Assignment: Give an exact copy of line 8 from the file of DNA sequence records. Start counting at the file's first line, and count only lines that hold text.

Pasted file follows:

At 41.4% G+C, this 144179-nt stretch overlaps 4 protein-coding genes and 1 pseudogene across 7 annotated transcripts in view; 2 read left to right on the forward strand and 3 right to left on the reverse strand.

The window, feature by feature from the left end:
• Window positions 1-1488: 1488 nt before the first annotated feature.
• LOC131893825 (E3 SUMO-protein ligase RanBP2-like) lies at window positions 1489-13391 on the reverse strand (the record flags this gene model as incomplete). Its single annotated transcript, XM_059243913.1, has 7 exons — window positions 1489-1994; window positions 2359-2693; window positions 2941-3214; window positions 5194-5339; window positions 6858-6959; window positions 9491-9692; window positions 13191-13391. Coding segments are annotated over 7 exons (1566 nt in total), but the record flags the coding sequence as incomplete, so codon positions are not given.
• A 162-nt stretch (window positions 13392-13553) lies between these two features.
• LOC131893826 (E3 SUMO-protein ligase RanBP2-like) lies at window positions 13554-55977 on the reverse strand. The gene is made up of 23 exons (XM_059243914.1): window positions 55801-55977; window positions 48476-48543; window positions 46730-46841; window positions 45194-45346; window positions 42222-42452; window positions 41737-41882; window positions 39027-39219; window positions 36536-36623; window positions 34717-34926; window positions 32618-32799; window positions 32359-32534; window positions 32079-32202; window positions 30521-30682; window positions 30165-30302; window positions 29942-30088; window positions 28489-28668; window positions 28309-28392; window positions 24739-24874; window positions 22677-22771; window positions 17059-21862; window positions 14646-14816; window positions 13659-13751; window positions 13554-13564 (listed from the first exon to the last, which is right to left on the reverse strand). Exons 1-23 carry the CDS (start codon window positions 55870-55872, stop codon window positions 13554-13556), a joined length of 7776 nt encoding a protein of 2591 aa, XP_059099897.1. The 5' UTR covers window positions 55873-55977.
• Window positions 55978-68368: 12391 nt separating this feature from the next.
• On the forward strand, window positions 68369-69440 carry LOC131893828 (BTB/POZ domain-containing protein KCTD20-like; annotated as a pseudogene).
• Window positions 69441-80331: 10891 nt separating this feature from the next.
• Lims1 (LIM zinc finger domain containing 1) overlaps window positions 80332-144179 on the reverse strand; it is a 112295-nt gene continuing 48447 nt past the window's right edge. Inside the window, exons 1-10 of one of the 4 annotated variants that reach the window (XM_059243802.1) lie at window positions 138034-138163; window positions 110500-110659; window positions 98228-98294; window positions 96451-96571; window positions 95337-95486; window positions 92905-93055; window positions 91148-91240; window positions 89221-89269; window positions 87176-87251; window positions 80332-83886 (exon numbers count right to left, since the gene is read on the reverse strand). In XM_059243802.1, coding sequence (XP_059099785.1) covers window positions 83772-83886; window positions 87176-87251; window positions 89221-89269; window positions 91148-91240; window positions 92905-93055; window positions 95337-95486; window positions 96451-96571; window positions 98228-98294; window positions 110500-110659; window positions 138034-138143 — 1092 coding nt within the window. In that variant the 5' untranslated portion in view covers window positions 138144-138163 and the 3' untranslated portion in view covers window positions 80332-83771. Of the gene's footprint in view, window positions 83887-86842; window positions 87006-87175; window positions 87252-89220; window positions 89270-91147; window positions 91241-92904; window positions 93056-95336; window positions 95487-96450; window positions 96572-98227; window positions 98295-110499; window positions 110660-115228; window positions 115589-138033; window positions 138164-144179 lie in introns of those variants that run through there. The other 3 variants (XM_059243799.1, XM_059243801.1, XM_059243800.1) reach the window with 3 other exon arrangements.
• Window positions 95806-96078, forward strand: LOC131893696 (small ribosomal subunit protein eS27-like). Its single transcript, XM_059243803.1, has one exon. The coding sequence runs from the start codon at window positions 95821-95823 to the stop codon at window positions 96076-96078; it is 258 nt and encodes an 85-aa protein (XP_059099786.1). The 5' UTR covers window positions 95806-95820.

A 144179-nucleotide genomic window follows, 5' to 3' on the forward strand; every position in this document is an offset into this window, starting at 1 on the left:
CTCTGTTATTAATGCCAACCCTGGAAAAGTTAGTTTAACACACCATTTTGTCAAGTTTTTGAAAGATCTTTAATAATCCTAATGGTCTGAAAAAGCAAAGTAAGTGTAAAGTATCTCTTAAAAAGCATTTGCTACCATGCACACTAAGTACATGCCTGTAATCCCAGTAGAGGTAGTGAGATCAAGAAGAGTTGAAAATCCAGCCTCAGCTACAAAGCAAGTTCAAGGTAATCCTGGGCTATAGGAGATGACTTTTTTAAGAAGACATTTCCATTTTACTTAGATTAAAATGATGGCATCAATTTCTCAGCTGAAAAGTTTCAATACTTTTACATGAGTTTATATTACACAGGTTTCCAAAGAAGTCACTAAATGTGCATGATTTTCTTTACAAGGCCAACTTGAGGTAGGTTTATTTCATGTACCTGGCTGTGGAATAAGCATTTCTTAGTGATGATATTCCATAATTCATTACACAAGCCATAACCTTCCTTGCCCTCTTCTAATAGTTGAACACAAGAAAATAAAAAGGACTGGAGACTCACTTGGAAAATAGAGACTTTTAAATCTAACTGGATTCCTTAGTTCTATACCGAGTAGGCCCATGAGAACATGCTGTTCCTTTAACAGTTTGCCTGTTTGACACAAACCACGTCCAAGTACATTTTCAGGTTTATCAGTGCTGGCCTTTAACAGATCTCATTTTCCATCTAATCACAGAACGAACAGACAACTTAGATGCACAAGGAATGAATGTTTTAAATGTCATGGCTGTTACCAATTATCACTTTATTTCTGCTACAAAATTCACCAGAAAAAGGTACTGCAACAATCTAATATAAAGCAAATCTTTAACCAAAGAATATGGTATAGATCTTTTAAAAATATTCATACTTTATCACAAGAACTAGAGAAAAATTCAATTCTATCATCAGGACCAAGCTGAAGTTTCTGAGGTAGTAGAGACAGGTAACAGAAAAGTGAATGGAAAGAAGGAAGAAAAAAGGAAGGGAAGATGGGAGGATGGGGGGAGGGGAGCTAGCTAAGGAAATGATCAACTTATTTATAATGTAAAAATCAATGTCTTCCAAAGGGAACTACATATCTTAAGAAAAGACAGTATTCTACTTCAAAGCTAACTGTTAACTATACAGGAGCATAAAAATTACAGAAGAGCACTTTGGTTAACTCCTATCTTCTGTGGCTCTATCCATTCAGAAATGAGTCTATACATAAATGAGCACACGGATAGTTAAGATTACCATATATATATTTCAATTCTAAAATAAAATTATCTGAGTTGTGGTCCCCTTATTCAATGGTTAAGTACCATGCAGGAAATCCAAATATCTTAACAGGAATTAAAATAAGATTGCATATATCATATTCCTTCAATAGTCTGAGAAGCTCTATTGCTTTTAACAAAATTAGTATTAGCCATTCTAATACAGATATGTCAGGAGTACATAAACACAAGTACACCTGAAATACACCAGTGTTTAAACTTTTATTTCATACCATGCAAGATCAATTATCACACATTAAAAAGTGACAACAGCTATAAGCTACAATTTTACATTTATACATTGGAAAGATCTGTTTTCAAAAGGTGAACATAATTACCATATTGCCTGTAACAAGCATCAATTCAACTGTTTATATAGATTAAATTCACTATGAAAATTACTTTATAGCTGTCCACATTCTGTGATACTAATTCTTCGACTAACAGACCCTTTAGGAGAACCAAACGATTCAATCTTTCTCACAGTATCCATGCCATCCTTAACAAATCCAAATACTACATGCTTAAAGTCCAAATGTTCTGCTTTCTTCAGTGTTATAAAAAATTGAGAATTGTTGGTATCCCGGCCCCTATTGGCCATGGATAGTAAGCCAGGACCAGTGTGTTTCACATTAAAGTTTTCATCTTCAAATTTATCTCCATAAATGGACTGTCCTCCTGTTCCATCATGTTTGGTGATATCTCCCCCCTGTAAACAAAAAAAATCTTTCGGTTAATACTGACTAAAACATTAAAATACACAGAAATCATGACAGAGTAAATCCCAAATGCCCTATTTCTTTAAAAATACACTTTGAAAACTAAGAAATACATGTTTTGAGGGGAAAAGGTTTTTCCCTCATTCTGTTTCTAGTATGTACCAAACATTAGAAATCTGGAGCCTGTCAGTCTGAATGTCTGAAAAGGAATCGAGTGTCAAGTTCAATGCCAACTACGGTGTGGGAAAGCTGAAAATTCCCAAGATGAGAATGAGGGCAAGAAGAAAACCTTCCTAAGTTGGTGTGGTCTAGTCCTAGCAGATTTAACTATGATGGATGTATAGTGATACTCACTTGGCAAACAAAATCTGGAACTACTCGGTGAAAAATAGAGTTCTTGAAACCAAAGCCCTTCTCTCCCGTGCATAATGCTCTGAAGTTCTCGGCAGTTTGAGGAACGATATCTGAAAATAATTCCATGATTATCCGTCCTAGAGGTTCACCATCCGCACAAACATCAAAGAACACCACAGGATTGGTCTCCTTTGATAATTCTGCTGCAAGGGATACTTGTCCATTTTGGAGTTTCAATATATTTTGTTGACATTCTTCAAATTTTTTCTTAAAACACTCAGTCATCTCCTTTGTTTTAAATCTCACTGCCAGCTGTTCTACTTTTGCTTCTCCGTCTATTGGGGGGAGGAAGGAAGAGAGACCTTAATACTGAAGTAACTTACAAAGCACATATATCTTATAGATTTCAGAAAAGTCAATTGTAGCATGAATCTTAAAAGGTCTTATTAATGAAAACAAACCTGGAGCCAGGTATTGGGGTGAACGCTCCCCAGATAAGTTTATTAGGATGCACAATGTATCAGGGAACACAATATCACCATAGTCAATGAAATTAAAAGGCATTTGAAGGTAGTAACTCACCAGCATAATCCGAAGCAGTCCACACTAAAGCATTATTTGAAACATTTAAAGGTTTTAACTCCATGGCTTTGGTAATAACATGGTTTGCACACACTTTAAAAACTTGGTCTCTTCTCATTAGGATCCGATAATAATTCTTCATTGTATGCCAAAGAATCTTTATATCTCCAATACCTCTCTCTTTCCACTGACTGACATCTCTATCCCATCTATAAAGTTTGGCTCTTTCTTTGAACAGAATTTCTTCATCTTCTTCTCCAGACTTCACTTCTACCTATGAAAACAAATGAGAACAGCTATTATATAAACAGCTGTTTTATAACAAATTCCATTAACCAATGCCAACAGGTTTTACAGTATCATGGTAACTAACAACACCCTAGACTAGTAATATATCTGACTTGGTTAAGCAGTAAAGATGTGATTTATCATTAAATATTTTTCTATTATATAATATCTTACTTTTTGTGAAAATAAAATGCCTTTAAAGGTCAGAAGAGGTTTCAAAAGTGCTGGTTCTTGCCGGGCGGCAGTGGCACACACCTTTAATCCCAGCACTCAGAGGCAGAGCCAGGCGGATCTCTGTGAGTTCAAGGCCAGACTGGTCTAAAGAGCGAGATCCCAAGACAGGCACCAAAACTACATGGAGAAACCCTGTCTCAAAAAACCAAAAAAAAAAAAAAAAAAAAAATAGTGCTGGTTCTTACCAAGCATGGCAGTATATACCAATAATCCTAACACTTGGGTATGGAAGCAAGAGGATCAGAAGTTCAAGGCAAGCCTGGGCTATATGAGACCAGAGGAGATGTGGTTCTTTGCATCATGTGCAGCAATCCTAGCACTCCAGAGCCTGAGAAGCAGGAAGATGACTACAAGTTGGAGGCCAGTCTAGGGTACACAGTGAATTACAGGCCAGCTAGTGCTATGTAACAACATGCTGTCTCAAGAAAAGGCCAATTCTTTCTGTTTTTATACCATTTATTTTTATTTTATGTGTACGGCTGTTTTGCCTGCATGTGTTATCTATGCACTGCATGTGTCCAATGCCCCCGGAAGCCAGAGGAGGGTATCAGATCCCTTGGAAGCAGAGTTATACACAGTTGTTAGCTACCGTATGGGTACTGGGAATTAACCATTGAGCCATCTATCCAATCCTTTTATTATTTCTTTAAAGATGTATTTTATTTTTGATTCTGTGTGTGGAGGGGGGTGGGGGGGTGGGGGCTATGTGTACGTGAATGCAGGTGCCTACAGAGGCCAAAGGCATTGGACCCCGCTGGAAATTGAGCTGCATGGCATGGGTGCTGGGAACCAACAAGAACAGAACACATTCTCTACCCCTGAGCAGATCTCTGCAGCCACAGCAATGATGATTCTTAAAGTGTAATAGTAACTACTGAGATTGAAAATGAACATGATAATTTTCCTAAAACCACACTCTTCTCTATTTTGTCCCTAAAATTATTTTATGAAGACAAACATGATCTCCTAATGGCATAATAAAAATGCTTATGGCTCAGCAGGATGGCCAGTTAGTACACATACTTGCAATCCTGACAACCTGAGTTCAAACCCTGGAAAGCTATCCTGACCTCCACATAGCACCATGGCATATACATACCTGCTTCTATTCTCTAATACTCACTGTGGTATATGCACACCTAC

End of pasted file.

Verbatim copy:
• On the forward strand, window positions 68369-69440 carry LOC131893828 (BTB/POZ domain-containing protein KCTD20-like; annotated as a pseudogene).